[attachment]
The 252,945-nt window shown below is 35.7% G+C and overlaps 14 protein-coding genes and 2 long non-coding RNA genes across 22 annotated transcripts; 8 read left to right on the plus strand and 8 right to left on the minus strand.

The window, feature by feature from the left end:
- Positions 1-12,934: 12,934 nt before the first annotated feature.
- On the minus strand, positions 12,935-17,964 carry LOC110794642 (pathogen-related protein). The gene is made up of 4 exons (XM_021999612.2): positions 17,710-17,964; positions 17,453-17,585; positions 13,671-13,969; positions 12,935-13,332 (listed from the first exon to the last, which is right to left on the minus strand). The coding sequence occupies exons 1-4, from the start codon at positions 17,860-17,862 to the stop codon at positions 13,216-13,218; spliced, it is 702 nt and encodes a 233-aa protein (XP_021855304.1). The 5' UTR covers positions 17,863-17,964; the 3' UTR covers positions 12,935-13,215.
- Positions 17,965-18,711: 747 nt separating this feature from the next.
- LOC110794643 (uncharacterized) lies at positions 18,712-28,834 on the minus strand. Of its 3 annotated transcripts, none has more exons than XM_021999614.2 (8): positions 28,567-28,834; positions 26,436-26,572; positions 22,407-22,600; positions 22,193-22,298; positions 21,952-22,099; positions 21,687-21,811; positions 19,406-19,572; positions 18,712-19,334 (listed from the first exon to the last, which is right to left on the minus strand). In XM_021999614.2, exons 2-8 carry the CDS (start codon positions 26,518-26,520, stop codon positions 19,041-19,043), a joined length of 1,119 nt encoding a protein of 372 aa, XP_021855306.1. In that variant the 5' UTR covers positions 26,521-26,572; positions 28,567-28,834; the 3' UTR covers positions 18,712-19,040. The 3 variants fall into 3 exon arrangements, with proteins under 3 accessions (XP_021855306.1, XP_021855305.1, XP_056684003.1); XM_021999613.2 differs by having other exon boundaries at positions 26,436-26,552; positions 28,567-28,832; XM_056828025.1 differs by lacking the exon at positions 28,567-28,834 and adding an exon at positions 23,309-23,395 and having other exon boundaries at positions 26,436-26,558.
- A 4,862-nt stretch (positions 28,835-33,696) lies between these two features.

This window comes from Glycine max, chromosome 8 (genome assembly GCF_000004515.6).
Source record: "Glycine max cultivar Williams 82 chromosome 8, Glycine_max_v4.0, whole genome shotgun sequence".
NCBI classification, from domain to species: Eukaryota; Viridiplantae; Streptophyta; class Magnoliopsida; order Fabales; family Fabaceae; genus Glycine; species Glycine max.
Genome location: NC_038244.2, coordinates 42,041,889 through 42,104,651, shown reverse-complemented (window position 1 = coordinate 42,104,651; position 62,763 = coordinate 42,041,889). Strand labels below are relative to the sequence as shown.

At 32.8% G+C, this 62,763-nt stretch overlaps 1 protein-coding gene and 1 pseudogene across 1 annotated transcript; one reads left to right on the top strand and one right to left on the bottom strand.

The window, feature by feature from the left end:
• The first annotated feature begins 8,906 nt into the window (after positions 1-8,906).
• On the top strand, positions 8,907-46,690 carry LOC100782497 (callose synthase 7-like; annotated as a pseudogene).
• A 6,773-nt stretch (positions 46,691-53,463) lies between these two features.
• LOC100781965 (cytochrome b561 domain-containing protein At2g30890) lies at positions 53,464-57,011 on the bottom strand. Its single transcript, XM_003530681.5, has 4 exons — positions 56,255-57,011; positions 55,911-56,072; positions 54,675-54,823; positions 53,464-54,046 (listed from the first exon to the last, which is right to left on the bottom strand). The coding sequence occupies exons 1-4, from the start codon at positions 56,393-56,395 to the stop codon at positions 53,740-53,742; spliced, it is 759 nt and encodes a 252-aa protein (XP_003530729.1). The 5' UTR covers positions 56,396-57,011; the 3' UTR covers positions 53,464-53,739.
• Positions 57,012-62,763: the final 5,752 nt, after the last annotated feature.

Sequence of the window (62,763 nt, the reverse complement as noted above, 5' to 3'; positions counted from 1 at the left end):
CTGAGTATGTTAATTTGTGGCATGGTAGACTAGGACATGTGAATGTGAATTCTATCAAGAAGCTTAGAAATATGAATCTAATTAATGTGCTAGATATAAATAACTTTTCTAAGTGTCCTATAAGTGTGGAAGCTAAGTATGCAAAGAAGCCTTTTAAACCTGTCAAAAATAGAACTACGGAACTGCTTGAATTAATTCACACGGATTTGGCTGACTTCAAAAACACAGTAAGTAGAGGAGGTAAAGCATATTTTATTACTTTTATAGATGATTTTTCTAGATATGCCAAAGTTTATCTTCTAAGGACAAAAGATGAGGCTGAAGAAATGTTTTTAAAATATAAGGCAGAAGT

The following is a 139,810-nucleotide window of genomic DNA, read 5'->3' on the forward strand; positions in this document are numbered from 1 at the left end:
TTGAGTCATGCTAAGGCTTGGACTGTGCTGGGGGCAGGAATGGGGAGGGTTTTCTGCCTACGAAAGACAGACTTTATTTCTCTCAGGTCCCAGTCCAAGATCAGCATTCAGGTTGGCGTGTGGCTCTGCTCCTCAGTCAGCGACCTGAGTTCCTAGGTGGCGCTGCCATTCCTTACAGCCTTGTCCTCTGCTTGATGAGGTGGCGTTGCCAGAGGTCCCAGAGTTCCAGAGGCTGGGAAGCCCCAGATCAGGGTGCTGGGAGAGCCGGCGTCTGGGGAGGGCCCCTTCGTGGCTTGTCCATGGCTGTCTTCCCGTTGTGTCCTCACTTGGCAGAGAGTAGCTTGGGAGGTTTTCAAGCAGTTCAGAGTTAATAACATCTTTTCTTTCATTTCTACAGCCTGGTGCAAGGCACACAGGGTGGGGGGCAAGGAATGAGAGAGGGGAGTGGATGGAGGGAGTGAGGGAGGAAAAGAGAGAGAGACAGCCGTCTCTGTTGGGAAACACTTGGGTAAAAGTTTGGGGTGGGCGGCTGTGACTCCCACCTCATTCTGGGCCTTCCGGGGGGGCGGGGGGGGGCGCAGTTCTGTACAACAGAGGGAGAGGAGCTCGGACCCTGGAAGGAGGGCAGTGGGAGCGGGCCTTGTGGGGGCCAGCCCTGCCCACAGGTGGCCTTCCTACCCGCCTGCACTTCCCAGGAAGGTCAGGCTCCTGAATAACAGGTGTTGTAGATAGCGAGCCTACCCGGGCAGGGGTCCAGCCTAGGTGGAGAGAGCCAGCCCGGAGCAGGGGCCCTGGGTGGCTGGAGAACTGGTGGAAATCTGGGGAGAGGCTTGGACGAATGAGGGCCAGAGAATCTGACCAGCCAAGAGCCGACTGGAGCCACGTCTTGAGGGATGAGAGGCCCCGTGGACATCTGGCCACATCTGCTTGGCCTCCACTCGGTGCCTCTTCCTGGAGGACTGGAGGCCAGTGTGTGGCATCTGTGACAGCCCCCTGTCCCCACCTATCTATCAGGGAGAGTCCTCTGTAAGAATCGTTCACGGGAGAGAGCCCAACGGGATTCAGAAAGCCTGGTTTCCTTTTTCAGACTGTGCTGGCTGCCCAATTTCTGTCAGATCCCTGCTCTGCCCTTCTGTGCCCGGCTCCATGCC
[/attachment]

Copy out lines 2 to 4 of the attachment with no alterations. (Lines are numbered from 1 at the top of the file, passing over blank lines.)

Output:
The window, feature by feature from the left end:
- Positions 1-12,934: 12,934 nt before the first annotated feature.
- On the minus strand, positions 12,935-17,964 carry LOC110794642 (pathogen-related protein). The gene is made up of 4 exons (XM_021999612.2): positions 17,710-17,964; positions 17,453-17,585; positions 13,671-13,969; positions 12,935-13,332 (listed from the first exon to the last, which is right to left on the minus strand). The coding sequence occupies exons 1-4, from the start codon at positions 17,860-17,862 to the stop codon at positions 13,216-13,218; spliced, it is 702 nt and encodes a 233-aa protein (XP_021855304.1). The 5' UTR covers positions 17,863-17,964; the 3' UTR covers positions 12,935-13,215.